CCG 图书

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Published by Edward Elgar 

● Edited by Wang Huiyao, President and Miao Lu, Vice President, Center for China and Globalization(CCG), Beijing, China 

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An excellent guide for understanding the trends, challenges and opportunities facing China through globalization, this Handbook answers the pertinent questions regarding the globalization process and China’s influence on the world.

With contributions from leading experts and international researchers, each chapter covers key topics regarding China’s participation in globalization, including: China’s new role in global economic governance; outward direct investment; China’s soft power and the implications for foreign relations; global migration, diaspora and talent. An enriching range of case studies and extensive empirical research are used to explore the successes and failures of globalization in China, and to discuss the dilemmas facing decision makers in today’s globalized world. A major contribution to the field, this Handbook offers valuable insights to China’s often misunderstood globalization process.

An essential reference for academics and researchers looking for a go-to empirical resource, this Handbook provides scholars of economics, politics and East Asian studies with an exemplary selection of contemporary research on China and globalization.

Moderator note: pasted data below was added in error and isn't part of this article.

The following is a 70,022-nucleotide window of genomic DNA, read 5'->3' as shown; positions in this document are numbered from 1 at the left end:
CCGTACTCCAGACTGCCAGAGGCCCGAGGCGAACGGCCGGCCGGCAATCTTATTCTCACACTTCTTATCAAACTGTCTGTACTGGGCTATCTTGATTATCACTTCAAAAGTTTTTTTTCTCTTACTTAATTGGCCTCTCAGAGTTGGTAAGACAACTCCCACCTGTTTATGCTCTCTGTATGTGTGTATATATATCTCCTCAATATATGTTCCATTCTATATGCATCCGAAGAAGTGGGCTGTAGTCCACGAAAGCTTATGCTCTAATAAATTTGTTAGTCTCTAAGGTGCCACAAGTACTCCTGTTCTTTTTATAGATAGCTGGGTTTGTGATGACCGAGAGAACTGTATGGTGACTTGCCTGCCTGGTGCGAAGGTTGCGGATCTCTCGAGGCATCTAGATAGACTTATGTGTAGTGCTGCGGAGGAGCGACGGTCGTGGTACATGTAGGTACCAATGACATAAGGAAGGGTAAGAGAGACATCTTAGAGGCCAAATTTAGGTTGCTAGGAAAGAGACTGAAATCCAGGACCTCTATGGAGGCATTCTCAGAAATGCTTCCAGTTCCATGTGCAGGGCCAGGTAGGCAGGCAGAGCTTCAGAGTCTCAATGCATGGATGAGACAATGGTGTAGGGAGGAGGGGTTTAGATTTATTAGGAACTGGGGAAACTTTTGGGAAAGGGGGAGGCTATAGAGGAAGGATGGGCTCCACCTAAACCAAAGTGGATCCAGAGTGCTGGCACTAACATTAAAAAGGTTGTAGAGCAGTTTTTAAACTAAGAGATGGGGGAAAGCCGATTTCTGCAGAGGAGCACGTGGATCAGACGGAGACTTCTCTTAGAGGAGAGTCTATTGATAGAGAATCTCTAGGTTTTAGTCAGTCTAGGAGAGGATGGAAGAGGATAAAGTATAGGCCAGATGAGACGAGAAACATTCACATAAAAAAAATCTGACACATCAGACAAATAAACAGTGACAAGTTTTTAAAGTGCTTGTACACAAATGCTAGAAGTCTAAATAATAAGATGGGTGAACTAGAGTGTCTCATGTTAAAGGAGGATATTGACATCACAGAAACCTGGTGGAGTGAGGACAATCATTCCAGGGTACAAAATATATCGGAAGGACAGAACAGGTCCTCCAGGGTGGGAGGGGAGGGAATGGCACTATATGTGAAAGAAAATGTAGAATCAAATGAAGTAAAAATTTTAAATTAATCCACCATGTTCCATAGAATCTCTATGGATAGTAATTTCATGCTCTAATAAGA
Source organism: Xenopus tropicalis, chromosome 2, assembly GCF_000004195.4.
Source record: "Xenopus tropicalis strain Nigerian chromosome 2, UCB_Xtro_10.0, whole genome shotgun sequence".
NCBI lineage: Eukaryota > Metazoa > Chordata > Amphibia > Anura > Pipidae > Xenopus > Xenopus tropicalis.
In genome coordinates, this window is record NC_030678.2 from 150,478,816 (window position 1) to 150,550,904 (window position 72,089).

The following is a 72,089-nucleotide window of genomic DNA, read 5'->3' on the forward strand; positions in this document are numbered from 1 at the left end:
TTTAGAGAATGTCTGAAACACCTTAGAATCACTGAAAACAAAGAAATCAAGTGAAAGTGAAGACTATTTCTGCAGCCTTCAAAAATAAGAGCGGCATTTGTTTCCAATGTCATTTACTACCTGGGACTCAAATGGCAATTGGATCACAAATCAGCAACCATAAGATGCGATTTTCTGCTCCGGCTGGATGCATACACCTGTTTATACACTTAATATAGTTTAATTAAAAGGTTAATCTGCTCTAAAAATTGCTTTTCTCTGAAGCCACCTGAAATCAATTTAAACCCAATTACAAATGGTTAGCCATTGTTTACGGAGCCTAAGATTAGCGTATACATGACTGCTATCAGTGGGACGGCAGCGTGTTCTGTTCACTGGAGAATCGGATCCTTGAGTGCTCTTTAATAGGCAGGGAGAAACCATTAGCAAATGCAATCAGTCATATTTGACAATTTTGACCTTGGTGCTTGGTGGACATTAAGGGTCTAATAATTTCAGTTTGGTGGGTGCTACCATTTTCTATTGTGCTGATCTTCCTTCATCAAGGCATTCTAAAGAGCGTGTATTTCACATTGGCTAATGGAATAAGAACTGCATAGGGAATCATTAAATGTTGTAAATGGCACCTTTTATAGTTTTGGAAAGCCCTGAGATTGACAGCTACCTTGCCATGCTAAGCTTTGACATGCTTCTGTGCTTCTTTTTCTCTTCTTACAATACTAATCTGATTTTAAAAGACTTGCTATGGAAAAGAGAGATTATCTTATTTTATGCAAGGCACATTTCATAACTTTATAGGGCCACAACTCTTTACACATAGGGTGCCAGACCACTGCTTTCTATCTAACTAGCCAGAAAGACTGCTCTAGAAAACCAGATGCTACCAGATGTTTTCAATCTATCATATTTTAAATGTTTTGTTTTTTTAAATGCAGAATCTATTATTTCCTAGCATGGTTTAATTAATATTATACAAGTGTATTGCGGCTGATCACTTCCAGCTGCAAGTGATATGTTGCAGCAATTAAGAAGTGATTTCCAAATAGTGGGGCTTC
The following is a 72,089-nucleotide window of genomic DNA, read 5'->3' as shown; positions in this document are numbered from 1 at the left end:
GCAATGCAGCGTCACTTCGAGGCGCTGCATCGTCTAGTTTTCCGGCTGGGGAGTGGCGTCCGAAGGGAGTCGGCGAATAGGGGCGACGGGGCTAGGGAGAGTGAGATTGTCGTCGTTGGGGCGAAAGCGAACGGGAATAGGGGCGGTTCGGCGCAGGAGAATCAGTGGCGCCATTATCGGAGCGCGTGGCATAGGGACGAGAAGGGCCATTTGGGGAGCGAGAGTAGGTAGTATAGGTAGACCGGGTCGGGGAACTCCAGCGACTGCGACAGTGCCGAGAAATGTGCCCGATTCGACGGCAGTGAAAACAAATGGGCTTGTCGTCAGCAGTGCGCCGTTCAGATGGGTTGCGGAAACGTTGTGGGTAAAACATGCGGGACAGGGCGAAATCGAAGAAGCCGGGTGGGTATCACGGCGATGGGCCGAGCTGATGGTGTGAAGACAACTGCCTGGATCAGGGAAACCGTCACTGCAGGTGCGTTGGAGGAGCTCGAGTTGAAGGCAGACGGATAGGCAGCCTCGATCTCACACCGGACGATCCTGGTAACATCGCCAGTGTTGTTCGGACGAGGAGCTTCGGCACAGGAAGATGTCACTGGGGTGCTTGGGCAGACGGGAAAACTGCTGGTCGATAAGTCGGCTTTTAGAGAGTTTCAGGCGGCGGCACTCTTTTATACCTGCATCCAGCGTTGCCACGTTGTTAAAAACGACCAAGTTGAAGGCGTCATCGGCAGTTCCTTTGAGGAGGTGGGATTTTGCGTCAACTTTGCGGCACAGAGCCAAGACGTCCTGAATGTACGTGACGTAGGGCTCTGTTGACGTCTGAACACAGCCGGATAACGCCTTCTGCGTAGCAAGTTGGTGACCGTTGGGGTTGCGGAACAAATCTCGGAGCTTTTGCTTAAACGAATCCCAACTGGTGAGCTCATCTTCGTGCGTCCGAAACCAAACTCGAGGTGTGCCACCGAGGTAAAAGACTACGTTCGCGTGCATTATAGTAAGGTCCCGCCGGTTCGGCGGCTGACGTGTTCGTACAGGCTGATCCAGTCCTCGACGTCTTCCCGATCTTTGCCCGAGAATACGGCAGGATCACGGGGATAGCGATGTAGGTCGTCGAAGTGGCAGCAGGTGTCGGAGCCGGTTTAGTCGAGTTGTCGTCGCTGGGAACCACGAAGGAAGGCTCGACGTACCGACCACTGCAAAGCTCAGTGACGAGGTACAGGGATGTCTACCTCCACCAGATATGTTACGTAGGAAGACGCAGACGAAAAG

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Published by Springer

● Authors: Wang Huiyao, President and Miao Lu, Vice President, Center for China and Globalization(CCG), Beijing, China 

The first effort to address the gap regarding higher-end talent within the scholarly work on internal labor migration in China

Provides an essential overview of the major milestones in China’s talents attraction policies, as well as several recommendations to help further improve those policies

Investigates corresponding policies in Germany, Japan, and Singapore to serve as a basis for comparison

Provides a snapshot of first-hand reference material for relevant stakeholders involved in cooperation with China

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This book offers the most comprehensive, up-to-date assessment of China’s domestic and international migration. Restructuring economic development requires large numbers of educated and skilled talents, but this effort comes at a time when the size of China’s domestic workforce is shrinking. In response, both national and regional governments in China have been keen to encourage overseas Chinese talents and professionals to return to the country. Meanwhile, the Chinese government has initiated a number of policies to attract international highly-skilled talents and enhance the country’s competitiveness, and some Chinese policies have started attracting foreign talents, who are coming to the country to work, and even to stay. Since Chinese policies, mechanisms, and administration efforts to attract and retain skilled domestic or overseas talents are helping to reshape China’s economy and are significantly affecting the cooperation on migration and talent mobility, these aspects, in addition to being of scholarly and research interest, hold considerable commercial potential.